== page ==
Reading Time: 3 minutes Early in my career, I had an audit client teach me a valuable lesson. He taught me (1) there is power in the questions we ask (2) not all clients are forth coming with information and (3) as auditors we need to learn to ask better questions. We were interviewing the client as part of our preliminary planning. The more senior auditors on the engagement directed the questioning. Of course they asked the most popular and probably the least useful question that many auditors ask…What keeps you up at night? The client responded, “Nothing, I sleep very well”. While this was not the ideal answer, it made me question how we “question”. I understand the intent of the “what keeps you up” question. We really want to attempt to understand if our clients have any concerns. But let’s face it, we are auditors. Many clients are not 100% forthcoming. I believe that there are 6 better questions
Reading Time: 2 minutes Knowledge and Networking are the ultimate keys to career advancement. Historically, obtaining both effectively was reserved for the exteremly seasoned professional The internet, specifically search engines (like Google) and news feed aggregators, have been instrumental in flattening out the learning curve. However, knowledge is only one element to successful career management. It is important that we also develop and maintain a sound support network. Having a support network is just as much about giving as it is getting. Therefore, volunteering your time, talents and knowledge is fundamental to building and maintaining a successful support network. The following is a list of ways internal auditors can
Reading Time: 2 minutes What happens when your audit clients substantially or fully remediate identified control issues prior to the final report distribution? Do you (1) remove the item from the report, (2) include the item in the report with the management action plan as if no action has been taken or (3) include the item in the report, credit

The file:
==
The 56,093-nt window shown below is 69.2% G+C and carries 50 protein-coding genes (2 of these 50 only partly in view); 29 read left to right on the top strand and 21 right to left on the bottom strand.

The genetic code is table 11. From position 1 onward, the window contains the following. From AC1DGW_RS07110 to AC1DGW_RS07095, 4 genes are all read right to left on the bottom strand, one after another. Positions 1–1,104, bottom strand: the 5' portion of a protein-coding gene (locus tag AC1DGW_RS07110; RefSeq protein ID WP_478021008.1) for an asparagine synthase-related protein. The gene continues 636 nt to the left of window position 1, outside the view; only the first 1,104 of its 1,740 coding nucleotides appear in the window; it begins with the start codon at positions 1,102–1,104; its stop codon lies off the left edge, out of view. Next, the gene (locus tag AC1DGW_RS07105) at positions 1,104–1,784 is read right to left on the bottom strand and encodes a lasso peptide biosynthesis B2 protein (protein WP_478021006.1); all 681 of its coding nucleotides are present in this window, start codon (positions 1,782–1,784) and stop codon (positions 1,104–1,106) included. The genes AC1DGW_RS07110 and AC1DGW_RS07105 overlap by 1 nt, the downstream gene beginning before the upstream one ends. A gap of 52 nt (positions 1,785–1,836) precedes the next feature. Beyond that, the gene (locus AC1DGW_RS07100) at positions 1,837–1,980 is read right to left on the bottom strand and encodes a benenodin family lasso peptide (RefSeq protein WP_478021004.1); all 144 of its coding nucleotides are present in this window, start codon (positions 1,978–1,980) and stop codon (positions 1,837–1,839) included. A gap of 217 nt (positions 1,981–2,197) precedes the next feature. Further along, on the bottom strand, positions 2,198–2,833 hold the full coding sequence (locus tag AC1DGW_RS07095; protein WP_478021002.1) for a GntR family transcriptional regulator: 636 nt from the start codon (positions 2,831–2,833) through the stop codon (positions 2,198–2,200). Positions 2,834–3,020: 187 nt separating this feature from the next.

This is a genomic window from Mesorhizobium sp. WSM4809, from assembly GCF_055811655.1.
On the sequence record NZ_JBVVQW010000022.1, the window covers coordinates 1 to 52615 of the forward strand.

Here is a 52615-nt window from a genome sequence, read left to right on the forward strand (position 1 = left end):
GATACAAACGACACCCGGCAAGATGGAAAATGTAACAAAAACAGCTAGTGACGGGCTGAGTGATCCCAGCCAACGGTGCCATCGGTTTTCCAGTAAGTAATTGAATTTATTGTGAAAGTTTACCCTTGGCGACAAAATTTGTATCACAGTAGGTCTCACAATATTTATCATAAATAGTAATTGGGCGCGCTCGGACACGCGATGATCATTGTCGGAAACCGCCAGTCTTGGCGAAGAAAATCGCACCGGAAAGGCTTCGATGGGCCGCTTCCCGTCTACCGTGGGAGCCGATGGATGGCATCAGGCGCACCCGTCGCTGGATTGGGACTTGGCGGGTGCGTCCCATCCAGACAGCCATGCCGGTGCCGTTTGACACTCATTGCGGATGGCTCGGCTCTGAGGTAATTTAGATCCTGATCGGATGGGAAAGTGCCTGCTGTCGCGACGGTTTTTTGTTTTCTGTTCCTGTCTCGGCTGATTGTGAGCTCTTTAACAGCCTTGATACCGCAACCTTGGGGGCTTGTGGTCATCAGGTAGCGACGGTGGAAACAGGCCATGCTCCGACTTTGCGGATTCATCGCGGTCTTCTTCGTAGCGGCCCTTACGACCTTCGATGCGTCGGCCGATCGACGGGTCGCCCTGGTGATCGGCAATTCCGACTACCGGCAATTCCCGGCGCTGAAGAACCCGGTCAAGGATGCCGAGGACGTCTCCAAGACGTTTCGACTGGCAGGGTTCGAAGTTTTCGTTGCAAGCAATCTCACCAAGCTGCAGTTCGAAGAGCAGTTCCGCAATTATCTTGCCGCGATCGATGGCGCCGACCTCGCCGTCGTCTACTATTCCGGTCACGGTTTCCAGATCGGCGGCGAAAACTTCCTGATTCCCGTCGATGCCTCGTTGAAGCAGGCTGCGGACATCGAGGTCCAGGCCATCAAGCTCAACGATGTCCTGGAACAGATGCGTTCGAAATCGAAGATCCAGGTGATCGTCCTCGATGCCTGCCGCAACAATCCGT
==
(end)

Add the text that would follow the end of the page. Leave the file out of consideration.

Reading Time: 2 minutes In a recent article, Richard Chambers, IIA CEO, identified the following “Five Classic Myths About Internal Auditing”
Internal auditors are accountants by training.
Auditors are nit-pickers and fault-finders.
It’s best not to tell the auditors anything unless they specifically ask.
Internal auditors follow a cycle in selecting their audit “targets” and use standard checklists so they can audit the same things the same way each time.
Internal audit is the corporate “police function.”
These “myths” are spot on. But how do we overcome the
Reading Time: 3 minutes Are your exit meetings oftentimes explosive events in which you and your client are in consistent disagreement about the issues? Or, do you find that sometimes your clients are surprised by the nature and extent of the issues. Exit meeting preparation and communication begins well before the formal exit meeting. As a matter of fact, it begins prior
Reading Time: 4 minutes In 2007, I found myself working for what would soon become a failed financial institution. That is a nice way of saying that the bank would no longer be in business. I spent the previous 8 or so years in the financial services industry. Unfortunately, internal auditing jobs in the industry were not plentiful in the city where I lived. Grant it, I have experience in several industries, but I was able to truly connect with clients in financial services. For quite some time, I thought I was able to relate because I had some expertise in the industry and could “speak the language”. The next 5 years taught me a lot about my role in the profession of internal auditing and some fundamental truths about working
Reading Time: 3 minutes Dictionary.com defines “world class” as ranking among the world’s best. So what does that really mean for an internal audit department? The scope and nature of an auditor’s job varies by organization, size and region. As a result, “world class” is difficult to clearly define. However, there are a few characteristics that can enhance the value an audit function delivers to an organization. I believe these characteristics surround the Personnel, Practices, Perception and Partnerships
Reading Time: 2 minutes Criminals and villains are oftentimes portrayed as menacing, ugly figures. Take for example, the Big Bad Wolfe or Goliath. These figures are easy to recognize and the mere thought of them brings fear to many children. In business, we tend to focus on the easily recognized risks while ignoring meek and unassuming items that slowly eat away at the heart of business.
Reading Time: < 1 minute It is a well known fact that carrying a clip board can get you into almost any business. Depending on the circumstances, a clip board and a hard hat can get you into place that you may otherwise not be able to access. Many con men have used this technique. That is why, a recent news story about an attempted robbery of a Dunkin Donuts should be of no surprise to anyone.